As resistance crumbles in the House, Sen. Paul Sarbanes is the key remaining opponent to legislation allowing mergers between banks and nonfinancial firms.

Just one day after Rep. Jim Leach said he would accept a limited amount of cross-industry merger, the Senate Banking Committee's top Democrat pledged to block any attempts to lift current restrictions.

"I'm opposed to mixing banking and commerce," Sen. Sarbanes said in a speech to community activists Thursday. He warned that mergers between banks and commercial giants such as Microsoft or General Motors would lead to industry conglomeration and conflicts of interest between lenders and their nonfinancial affiliates.

Also, he predicted that megamergers would choke off credit for minorities and the poor.

"I don't think financial-industrial conglomerates are going to be sensitive to underserved and minority communities," he told the National Community Reinvestment Coalition.

Legislation to allow broad mergers has been introduced by Senate Banking Committee Chairman Alfonse M. D'Amato and Rep. Richard Baker, R-La.

But Sen. Sarbanes said he also would oppose a less ambitious plan introduced by Rep. Marge Roukema that would allow banking companies to invest to a limited extent in nonfinancial businesses. House Banking Committee Chairman Leach, long opposed to mixing banking and commerce, grudgingly endorsed that approach Wednesday.

"The fight now clearly rests in the Senate," said Kenneth Guenther, executive vice president of the Independent Bankers Association of America, whose group opposes mergers between banks and nonfinancial companies.

The GOP only has a 10-vote margin in the Senate, so Democrats could delay the legislation with a filibuster, according to Sen. Sarbanes.

Several Democratic senators, including Sens. Byron Dorgan, Kent Conrad, Robert Kerry, John Rockefeller, and Russell Feingold, have already joined Sen. Sarbanes in opposing broad affiliations between banks and commercial firms.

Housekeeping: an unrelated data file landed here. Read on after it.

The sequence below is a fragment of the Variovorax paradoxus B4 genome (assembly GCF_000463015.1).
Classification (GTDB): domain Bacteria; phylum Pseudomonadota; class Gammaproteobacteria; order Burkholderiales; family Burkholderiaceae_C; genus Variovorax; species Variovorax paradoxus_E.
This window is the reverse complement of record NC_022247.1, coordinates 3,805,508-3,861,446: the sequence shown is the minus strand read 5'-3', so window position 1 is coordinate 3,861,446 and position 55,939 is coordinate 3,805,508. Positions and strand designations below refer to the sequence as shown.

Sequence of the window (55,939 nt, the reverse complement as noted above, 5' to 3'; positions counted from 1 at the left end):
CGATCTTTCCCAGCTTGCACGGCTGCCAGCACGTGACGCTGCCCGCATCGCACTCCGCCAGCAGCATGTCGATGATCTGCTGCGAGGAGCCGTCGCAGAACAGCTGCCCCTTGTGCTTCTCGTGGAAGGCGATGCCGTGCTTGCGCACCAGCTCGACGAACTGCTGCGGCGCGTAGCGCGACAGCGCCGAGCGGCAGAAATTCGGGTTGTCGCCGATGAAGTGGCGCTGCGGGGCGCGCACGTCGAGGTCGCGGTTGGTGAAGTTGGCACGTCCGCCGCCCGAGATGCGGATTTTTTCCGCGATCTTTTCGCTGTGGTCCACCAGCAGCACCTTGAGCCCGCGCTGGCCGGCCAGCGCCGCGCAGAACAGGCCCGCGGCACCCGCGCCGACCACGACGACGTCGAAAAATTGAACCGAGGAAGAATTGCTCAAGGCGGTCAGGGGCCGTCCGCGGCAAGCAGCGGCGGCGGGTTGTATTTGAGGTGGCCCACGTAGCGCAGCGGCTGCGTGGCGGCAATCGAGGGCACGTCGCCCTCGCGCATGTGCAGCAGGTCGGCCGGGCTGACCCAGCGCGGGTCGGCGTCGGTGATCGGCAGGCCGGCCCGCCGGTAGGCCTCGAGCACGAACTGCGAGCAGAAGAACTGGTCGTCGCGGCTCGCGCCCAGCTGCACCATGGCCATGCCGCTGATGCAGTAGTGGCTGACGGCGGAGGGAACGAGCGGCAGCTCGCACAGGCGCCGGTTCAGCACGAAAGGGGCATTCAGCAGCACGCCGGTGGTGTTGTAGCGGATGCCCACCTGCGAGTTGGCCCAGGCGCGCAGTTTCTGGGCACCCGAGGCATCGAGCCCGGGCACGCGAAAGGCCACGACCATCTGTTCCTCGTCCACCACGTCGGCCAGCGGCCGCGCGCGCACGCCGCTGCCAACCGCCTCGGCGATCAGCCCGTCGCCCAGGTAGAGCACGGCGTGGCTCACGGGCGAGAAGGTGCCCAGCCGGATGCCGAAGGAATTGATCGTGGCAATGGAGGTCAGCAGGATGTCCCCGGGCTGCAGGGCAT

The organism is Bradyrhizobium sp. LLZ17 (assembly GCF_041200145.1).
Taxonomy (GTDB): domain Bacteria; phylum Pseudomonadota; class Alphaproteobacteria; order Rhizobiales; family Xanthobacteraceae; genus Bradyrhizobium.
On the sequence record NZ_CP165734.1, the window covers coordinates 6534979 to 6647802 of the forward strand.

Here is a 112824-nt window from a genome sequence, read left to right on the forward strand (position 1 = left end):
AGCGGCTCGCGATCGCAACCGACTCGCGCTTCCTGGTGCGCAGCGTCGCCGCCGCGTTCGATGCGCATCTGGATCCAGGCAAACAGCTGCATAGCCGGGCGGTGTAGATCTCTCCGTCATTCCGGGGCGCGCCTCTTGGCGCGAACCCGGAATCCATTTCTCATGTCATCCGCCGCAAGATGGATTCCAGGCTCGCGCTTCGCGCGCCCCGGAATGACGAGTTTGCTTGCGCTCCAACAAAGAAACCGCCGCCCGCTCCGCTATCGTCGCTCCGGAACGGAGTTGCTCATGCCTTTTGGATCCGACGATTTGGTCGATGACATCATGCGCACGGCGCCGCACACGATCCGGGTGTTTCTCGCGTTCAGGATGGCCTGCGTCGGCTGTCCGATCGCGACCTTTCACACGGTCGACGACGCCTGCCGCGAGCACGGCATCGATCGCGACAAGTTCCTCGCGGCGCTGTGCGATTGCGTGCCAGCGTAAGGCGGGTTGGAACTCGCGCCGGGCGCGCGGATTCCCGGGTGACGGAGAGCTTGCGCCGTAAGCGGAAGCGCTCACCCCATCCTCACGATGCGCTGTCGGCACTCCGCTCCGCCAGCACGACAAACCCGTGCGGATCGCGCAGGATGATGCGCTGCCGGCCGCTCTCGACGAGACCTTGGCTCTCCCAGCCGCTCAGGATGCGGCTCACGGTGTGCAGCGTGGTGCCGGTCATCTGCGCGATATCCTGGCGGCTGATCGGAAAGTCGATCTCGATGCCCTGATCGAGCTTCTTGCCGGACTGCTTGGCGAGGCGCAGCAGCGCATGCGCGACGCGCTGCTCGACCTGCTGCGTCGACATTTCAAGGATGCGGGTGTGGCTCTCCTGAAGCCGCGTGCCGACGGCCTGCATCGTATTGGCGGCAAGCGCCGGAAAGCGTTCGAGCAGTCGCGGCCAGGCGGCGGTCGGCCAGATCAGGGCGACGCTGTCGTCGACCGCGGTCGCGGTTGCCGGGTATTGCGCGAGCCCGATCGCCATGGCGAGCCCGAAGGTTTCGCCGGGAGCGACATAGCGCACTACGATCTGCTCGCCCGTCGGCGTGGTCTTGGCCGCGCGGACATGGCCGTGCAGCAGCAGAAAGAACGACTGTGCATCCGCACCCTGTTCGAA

Sen. Sarbanes' staunch opposition has created an awkward dilemma for the Clinton administration, which signaled late last year that it would propose lifting all barriers between banking and commerce.

By forging ahead, the White House would be siding with Sen. D'Amato, the administration's chief nemesis in last year's Whitewater investigation, while opposing one of its closest allies.

The Maryland Democrat's aggressive lobbying has apparently persuaded the administration to back off. In the last few days, Treasury Department officials drafting the administration's financial reform plan have hinted they won't lift all barriers between the industries.

"People who say we're trying to pave the way for industrial firms to buy banks have not been paying attention to what we've been saying," Treasury Under Secretary John D. Hawke said Friday.

Sen. Sarbanes said he would support legislation allowing mergers between banks and other financial firms. "I'm prepared to accept reasonable and sensible restructuring within the financial services industry," he said.

But Mr. Hawke said broader affiliation must be allowed.

"We can't break down barriers to competition in the financial services industry without taking in account that a lot of financial firms have nonfinancial activities," said Mr. Hawke.

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